A Bahamas flag flies tied to a sapling, amidst the rubble left by Hurricane Dorian in Abaco in September. (AP Photo/Ramon Espinosa)
By Leandra Rolle
THE Bahamas has linked up with the Smithsonian Institute to rescue and recover items of cultural importance on Abaco and Grand Bahama after Hurricane Dorian.
The National Museum of the Bahamas and Antiquities Monuments & Museums Corporation has partnered with the Smithsonian for the effort. During a press conference on Tuesday, AMMC acting director Kim Outten noted that they will be visiting the storm-affected islands this week to assess the museums and other historical landmarks affected by the storm.
“The most important concerns initially would’ve been life and property, but now we’re looking at our cultural resources because in the end, in some instances, it’s the only thing that we do have left and those oral traditions and those stories that come out of this, the libraries that we will preserve, the collections that we stabilise, we hope will be able to tell their stories,” she said.
The powerful Category Five storm made landfall in Abaco and Grand Bahama early last month, decimating a number of homes and businesses.
And according to Mrs Outten, the storm also destroyed one of their offices in Marsh Harbour, which housed many of their historical collections.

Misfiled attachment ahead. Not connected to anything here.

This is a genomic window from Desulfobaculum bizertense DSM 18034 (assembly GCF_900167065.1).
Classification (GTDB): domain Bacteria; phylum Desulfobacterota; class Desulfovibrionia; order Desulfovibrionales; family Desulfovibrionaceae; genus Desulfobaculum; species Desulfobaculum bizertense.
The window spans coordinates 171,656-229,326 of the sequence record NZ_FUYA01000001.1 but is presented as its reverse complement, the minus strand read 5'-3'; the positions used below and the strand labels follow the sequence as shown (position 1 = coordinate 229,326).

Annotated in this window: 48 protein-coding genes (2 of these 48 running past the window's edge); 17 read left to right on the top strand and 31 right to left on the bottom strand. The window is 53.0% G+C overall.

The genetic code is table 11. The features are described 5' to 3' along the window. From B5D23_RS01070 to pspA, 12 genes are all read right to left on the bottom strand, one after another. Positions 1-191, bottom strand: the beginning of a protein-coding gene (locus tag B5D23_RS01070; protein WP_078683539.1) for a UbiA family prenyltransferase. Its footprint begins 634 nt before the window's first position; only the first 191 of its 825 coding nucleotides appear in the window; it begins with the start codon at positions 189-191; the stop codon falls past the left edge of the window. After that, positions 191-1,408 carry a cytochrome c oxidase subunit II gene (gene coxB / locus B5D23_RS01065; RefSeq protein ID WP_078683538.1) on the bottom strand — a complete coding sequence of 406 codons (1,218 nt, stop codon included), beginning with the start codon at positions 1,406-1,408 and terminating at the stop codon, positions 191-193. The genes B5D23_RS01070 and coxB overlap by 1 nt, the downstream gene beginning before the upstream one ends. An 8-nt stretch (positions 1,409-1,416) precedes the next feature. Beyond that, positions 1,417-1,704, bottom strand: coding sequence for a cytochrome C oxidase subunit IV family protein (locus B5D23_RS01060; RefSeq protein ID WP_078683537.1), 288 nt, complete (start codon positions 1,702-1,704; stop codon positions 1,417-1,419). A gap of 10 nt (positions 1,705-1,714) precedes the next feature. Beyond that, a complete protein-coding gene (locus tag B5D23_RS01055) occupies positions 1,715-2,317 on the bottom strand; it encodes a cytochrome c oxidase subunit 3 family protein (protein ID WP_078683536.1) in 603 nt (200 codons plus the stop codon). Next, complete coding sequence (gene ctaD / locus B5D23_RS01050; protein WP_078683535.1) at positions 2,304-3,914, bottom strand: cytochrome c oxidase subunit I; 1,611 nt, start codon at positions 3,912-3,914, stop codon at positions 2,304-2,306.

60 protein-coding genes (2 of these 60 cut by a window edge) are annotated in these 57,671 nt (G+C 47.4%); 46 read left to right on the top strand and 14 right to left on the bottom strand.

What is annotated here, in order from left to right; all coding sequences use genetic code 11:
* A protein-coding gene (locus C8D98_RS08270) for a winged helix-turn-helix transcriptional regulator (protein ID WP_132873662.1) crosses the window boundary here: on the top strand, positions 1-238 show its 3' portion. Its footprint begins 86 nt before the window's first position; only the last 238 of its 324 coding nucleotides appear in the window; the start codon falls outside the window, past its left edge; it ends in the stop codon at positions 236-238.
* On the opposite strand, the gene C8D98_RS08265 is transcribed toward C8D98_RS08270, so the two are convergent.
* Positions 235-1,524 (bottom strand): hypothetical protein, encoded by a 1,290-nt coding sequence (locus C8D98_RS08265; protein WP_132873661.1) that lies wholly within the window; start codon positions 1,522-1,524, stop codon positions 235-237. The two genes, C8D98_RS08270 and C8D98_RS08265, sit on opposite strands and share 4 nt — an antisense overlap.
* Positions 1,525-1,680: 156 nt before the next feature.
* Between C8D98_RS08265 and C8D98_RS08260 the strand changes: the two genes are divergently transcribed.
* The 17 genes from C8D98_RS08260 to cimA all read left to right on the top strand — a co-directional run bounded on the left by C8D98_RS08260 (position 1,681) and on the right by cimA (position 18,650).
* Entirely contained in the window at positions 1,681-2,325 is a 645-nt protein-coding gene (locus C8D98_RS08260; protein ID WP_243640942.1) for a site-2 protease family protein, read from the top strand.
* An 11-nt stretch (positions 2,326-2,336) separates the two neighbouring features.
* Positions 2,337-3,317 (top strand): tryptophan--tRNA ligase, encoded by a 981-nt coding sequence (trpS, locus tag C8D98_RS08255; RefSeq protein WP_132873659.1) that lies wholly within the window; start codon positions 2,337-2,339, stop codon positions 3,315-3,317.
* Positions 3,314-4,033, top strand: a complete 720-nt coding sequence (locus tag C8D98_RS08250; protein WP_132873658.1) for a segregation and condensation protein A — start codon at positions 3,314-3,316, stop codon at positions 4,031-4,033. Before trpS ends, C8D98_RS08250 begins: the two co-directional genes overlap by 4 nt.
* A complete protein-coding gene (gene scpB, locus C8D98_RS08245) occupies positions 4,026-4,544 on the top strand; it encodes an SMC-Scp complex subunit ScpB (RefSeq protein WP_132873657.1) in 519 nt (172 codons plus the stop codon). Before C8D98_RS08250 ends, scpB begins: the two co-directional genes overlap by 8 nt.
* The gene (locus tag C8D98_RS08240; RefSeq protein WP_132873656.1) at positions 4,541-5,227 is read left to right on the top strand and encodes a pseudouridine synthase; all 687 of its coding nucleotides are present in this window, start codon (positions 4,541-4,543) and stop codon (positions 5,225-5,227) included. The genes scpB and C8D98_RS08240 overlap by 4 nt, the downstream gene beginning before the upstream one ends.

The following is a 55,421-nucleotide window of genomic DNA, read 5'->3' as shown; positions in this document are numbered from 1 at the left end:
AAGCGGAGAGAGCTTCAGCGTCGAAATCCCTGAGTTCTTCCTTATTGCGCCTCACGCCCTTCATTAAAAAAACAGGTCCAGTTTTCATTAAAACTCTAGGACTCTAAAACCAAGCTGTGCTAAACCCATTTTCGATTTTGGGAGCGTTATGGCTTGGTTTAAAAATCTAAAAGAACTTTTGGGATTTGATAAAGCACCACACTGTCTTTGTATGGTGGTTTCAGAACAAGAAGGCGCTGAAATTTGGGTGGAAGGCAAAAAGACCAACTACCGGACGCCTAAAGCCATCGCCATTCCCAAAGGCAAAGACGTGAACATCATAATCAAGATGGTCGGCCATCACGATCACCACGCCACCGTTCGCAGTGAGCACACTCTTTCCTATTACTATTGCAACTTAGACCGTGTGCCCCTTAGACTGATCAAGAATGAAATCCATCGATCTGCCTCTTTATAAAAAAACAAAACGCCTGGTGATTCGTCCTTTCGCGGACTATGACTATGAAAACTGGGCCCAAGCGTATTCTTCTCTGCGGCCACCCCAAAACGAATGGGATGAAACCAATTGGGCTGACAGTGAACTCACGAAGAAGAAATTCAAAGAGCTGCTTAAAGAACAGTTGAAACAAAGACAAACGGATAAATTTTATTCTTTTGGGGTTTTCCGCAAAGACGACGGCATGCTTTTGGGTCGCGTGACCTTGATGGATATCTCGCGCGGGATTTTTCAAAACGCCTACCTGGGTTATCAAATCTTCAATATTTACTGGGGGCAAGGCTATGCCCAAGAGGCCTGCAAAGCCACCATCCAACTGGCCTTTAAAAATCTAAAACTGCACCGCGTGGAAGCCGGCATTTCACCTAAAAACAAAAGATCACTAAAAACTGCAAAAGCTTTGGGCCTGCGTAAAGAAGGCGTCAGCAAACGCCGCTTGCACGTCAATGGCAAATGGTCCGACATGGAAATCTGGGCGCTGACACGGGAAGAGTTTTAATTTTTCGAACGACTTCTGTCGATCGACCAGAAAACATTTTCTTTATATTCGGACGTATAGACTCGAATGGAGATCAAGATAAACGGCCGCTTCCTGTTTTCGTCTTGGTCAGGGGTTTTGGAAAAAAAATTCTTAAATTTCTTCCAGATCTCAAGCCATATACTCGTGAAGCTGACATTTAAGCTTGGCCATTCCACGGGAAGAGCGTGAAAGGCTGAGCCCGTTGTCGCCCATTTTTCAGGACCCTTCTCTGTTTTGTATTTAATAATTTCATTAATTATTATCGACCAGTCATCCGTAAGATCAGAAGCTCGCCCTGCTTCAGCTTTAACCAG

“Our office was totally destroyed during the hurricane. But, we’re very happy to say that the collections were saved, and they are presently being stabilised and fumigated through a partnership with the University of Florida in Gainesville,” she added.
Mrs Outten thanked the Smithsonian for its willingness to assist with the recovery efforts of cultural resources on the storm-affected islands.
Dr Richard Kurin, who is a member of the Smithsonian team, said the institution was pleased to offer its help after hearing about the devastation wrought by Dorian.
Over the years, the Smithsonian has assisted with a number of international efforts throughout the world to conserve cultural heritage in the wake of natural disasters.
In fact, in 2010, their team led the Haiti cultural recovery after the earthquake hit. Additionally, they also worked in Puerto Rico and the US Virgin Islands after Hurricanes Maria and Irma.
Dr Kurin said after conducting initial assessments on Abaco and Grand Bahama, they will then provide recommendations and develop plans to help with the restoration process.
“We have a wide ride range of conservation skills that could help with the collections here in (The Bahamas) but we also can help tie into other resources of US government and the cultural community,” he noted.
“But, we really need understand this situation carefully and come up with real plans and that is what we look forward to doing, working with the AMMC… But, this is the beginning of a process.”